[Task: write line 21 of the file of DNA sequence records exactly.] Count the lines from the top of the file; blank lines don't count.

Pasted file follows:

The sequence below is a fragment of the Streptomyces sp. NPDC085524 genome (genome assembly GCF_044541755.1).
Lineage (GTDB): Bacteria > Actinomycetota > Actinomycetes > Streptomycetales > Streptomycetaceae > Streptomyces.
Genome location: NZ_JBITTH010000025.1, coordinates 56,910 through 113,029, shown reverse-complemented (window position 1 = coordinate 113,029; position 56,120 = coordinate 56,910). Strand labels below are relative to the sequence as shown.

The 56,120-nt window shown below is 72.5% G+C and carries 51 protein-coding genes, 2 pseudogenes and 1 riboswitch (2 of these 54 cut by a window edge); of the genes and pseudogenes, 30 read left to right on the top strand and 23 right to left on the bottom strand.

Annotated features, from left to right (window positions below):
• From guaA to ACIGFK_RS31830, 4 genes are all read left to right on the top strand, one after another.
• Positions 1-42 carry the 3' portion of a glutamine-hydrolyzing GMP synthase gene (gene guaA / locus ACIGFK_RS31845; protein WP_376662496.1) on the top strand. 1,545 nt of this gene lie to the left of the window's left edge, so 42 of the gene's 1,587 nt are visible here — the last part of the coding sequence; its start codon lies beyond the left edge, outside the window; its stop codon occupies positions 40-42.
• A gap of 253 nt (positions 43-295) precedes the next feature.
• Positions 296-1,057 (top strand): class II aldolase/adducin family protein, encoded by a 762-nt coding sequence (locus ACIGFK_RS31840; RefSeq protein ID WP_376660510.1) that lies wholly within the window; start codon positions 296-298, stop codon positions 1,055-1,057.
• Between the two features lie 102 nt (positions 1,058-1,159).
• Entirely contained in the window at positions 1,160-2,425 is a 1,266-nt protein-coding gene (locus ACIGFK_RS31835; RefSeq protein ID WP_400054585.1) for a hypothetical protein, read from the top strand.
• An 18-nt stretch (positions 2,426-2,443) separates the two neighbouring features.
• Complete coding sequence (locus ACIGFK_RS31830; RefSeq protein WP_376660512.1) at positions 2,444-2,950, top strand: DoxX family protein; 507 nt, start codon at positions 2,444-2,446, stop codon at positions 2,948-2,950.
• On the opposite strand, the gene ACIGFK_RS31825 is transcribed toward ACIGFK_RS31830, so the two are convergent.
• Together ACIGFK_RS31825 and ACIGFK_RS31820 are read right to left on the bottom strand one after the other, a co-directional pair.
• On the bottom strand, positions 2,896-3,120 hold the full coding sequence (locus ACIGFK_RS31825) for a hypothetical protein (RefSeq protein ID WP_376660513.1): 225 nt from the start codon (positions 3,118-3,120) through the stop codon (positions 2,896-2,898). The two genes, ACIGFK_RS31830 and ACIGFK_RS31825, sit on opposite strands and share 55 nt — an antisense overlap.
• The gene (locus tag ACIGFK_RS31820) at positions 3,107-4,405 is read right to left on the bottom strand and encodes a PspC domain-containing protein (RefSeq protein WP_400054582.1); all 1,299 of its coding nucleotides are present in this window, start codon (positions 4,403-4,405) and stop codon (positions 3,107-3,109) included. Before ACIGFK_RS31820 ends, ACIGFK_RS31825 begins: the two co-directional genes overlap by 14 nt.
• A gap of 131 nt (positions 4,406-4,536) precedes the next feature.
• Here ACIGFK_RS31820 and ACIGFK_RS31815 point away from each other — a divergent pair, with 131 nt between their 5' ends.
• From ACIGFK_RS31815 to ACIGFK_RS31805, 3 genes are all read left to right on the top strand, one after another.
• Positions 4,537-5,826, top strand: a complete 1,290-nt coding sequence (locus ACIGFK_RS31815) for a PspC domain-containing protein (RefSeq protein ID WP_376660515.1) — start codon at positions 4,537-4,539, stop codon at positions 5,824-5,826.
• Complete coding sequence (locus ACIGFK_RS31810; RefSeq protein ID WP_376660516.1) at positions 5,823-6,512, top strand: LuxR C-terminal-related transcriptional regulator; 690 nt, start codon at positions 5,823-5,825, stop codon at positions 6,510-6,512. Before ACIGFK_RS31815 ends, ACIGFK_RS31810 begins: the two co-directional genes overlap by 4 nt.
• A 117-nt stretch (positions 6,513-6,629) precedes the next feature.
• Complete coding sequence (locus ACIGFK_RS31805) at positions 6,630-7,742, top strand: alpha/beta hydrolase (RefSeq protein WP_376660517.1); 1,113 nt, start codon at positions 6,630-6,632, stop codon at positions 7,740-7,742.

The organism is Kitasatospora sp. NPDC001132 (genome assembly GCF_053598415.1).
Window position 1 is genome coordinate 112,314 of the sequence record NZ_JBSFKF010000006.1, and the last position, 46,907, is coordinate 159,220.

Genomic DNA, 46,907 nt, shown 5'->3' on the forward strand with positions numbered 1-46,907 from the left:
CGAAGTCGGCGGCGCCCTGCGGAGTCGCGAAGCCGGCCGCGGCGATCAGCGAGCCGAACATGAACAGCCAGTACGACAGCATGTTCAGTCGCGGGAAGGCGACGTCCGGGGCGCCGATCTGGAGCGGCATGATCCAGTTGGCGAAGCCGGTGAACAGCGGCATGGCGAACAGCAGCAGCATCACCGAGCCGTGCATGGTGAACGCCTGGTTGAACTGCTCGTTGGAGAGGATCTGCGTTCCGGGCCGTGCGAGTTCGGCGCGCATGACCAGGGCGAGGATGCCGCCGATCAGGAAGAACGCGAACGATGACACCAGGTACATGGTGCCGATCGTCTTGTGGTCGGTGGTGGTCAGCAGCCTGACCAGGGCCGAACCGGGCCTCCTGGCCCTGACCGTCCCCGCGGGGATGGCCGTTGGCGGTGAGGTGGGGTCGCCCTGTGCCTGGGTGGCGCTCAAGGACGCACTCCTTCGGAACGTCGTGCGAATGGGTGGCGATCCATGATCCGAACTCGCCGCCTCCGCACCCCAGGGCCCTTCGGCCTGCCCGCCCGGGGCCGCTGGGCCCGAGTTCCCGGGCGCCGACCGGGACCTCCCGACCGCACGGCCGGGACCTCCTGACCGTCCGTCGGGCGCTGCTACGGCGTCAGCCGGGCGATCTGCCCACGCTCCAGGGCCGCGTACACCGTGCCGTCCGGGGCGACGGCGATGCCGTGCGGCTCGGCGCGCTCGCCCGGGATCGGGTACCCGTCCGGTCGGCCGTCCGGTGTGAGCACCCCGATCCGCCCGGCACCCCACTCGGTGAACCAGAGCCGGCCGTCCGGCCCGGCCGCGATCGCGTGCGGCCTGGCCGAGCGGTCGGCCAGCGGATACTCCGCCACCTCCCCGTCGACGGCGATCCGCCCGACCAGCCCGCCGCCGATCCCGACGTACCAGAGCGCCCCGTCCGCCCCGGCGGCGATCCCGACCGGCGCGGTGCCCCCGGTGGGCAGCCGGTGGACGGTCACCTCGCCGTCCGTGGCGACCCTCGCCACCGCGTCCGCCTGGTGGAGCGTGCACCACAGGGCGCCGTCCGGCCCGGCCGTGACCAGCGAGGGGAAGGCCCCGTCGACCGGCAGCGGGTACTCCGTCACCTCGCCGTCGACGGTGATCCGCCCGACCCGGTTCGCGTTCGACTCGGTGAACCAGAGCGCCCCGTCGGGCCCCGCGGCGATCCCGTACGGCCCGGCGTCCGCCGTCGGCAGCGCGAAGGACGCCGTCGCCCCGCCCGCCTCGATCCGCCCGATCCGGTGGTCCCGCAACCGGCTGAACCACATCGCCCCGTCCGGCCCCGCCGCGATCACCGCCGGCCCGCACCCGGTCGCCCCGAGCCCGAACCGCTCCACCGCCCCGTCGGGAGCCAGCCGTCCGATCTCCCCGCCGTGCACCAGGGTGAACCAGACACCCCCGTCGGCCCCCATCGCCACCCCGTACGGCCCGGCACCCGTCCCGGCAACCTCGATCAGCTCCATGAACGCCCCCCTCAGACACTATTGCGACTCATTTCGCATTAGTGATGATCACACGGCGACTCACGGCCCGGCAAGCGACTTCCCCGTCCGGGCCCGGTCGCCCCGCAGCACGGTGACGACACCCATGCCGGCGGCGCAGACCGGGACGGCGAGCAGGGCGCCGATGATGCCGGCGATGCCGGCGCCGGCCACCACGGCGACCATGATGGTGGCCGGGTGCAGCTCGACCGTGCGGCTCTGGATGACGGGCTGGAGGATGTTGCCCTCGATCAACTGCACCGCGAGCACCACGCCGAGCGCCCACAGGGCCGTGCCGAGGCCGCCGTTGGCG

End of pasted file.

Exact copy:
• Positions 4,537-5,826, top strand: a complete 1,290-nt coding sequence (locus ACIGFK_RS31815) for a PspC domain-containing protein (RefSeq protein ID WP_376660515.1) — start codon at positions 4,537-4,539, stop codon at positions 5,824-5,826.